FMRI data were preprocessed using BrainVoyager QX 1.9 (Brain Innovation, Maastricht, The Netherlands) and complementary software written in MATLAB R2009b (The MathWorks, USA). The first two images of each functional scan were discarded to avoid T1 saturation effects. Preprocessing of functional scans included 3D motion correction, linear trend removal, and spatial smoothing using a Gaussian filter kernel of 8 mm full-width-at-half-maximum (FWHM). For all further analysis, data were band-pass filtered between 0.01 and 0.08 Hz. Twenty volumes were removed from the beginning and the end of the scan to avoid edge artifacts induced by the filtering, leaving 158 volumes for the analysis. Several sources of spurious variance were removed from the signal time-course of each voxel through linear regression [33]: 1) the average signal from each subject's ventricles, 2) the average signal from each subject's white matter voxels, and 3) the average signal from each subject's grey matter voxels (“global signal”). Data were normalized to the Talairach coordinate system [34], and the cortical surface was reconstructed for each subject as described previously [35]. Inflated and flattened cortical maps were used to visualize statistical parametric maps.

ROI definitions

We focused on long-distance inter-hemispheric correlations because these are less susceptible to local noise sources, such as local blood flow modulations [8], [12]. Regions of interest (ROIs) serving as “seeds” for the inter-hemispheric correlations were manually identified in the pre- and post-central gyrus (preCG, postCG) and in the intra-parietal sulcus (IPS) of the right hemisphere. This choice of ROIs was guided by multiple considerations in addition to the goal of assessing connectivity outside the DMN. First, previous studies indicate that inter-hemispheric correlations are reliably observed in these regions [14], [36]. Second, correlations between regions on the lateral cortical mantle were less affected by correlated noise due to shared vascular supply, movement artifacts, or spatial spread of midline signals [12]. Third, and most importantly, we anticipated the potential use of such analysis in routine clinical procedures and thus selected regions that are easily identifiable through simple anatomical landmarks.

PostCG and preCG ROIs were defined based on the localization of the “hand knob” on the central sulcus, known to be largely consistent with the motor hand area [37]. Areas from the gyri anterior and posterior to this knob were defined as preCG (209.4±45.9 voxels, isotropic voxel size: 3×3×3 mm) and postCG (208.4±43 voxels) ROIs, respectively. The ROI in IPS (83.9±31.9 voxels) was defined based on the intersection of the post-central sulcus with the intra-parietal sulcus [38]. In addition, we confirmed that the results were robust to the precise delineation of the ROIs, by demonstrating a tight correlation with results based on ROIs marked by an independent researcher (see Material S1 for further details).

fMRI data analysis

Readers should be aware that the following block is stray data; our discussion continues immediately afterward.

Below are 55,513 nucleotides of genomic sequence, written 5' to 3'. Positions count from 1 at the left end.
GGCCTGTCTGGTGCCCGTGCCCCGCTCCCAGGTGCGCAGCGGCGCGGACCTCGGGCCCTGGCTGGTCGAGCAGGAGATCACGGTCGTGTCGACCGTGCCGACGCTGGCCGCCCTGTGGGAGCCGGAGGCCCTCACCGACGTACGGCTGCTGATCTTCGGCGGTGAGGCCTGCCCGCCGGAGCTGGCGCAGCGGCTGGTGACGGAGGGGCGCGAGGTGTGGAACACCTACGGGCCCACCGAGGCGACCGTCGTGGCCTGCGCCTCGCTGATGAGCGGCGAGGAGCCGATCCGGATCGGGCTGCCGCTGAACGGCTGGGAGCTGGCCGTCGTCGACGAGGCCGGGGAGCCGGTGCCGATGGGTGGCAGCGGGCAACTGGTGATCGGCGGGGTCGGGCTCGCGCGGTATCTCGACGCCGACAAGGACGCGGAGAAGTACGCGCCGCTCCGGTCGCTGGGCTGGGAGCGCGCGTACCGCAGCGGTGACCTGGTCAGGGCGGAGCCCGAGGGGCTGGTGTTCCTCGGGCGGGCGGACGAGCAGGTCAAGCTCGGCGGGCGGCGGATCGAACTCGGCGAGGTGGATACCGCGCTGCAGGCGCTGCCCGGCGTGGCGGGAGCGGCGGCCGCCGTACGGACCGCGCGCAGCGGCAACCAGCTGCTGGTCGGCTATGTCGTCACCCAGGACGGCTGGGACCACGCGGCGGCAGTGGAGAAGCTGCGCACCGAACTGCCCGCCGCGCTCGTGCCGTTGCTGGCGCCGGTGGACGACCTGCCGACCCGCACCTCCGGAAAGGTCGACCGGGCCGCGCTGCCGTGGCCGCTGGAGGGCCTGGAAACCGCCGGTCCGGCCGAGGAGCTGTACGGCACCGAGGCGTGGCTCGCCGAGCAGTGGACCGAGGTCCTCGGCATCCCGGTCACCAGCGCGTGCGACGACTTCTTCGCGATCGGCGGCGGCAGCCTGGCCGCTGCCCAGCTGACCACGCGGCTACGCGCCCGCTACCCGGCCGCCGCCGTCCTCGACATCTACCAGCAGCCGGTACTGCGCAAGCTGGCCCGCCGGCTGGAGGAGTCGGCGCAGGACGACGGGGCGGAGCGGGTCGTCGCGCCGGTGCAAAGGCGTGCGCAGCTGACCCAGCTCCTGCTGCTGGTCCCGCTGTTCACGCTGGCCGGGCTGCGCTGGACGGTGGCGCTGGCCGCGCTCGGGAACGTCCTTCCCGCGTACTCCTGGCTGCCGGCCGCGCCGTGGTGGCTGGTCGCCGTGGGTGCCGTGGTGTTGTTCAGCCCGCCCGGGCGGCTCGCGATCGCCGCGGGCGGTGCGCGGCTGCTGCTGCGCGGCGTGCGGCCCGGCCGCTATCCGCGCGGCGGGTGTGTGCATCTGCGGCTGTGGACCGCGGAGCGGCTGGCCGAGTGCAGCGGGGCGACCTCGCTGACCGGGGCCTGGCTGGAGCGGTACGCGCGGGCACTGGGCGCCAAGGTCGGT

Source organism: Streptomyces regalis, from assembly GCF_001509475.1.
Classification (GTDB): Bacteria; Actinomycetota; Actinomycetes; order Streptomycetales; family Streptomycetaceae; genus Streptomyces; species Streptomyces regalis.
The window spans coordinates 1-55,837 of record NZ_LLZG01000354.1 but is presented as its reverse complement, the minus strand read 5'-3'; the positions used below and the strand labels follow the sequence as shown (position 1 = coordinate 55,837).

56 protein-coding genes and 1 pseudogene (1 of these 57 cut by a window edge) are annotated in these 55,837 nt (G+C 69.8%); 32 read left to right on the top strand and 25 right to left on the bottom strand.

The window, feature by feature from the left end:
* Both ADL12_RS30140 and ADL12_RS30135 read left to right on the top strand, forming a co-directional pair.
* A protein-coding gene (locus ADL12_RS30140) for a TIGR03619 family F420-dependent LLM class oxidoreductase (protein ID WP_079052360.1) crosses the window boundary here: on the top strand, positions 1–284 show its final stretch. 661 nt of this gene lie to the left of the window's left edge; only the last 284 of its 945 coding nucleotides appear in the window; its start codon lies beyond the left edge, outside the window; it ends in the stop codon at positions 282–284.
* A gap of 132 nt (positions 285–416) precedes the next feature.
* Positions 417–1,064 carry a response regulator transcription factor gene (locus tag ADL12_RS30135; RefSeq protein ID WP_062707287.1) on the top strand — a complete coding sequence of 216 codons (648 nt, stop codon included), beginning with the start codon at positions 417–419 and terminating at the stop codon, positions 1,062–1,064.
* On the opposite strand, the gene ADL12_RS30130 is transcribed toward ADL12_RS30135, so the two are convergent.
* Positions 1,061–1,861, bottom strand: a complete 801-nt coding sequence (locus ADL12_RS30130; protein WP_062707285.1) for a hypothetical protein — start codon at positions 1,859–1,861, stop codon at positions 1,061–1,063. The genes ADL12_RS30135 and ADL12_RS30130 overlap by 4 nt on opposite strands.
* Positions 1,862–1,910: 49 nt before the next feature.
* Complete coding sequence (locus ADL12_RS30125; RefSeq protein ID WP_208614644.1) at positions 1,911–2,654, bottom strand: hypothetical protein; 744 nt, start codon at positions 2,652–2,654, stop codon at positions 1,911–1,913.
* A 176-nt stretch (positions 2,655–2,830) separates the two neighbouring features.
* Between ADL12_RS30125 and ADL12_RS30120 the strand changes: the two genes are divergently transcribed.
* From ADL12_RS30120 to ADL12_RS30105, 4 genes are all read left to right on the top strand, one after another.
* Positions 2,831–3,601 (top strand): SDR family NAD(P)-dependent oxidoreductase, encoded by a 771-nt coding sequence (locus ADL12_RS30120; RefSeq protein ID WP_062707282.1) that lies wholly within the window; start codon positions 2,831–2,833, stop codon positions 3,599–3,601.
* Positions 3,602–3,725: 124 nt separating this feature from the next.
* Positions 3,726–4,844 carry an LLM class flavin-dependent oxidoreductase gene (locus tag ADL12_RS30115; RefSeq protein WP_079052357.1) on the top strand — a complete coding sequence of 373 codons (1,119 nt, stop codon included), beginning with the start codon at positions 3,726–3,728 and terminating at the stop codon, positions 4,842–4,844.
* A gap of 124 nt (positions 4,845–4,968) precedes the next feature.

For each subject, three resting-state functional connectivity maps were computed within the framework of the General Linear Model [39], using “seed” time-courses sampled from right hemisphere ROIs as regressors (preCG, postCG, IPS). Fits to the model were evaluated after removing the auto-regression factor [40]. Unless otherwise stated, the resulting statistical parametric maps were thresholded at p<0.01. Correction for multiple comparisons at the cluster level was performed using the AlphaSim plugin for BrainVoyager QX [41]. Subjects were divided into two groups based on their level of awareness [42]: the ‘intact awareness’ group comprising healthy and LIS subjects and the ‘impaired awareness’ group comprising MCS, VS, coma and brain-dead patients. Second-level statistical analysis across subjects within each group was performed using a random-effects analysis. The resulting three resting-state functional connectivity group maps were projected on an inflated and flattened 3D reconstruction of the cortical surface. The difference between the group maps was evaluated using two-sample t-tests. Thus, the resulting t-test maps (Figure S2) reflect regions that show significantly different resting-state functional connectivity in the two groups. Note that the two-sample t-test accounts for the different sample sizes of the two groups by weighting the variance terms. The t-test maps were thresholded at p<0.05. Finally, an inter-hemispheric correlation index (ICD) was computed for each subject by averaging across the three inter-hemispheric correlations of spontaneous BOLD fMRI activity between homotopic ROIs (i.e., left and right postCG/preCG/IPS). To test for a relationship between individual ICD values and the level of consciousness, we calculated the non-parametric Spearman correlation coefficient. To test whether individual ICD scores from patients significantly deviate from the healthy subjects (used as normative sample), we applied a t-test specifically developed for single case studies [43]. This modified t-statistic by Crawford & Howell tests for the rarity or abnormality of a patient's score, using the standard deviation of a group of healthy subjects (as the normative sample of size N) as an estimate for the population standard deviation and N-1 degrees of freedom.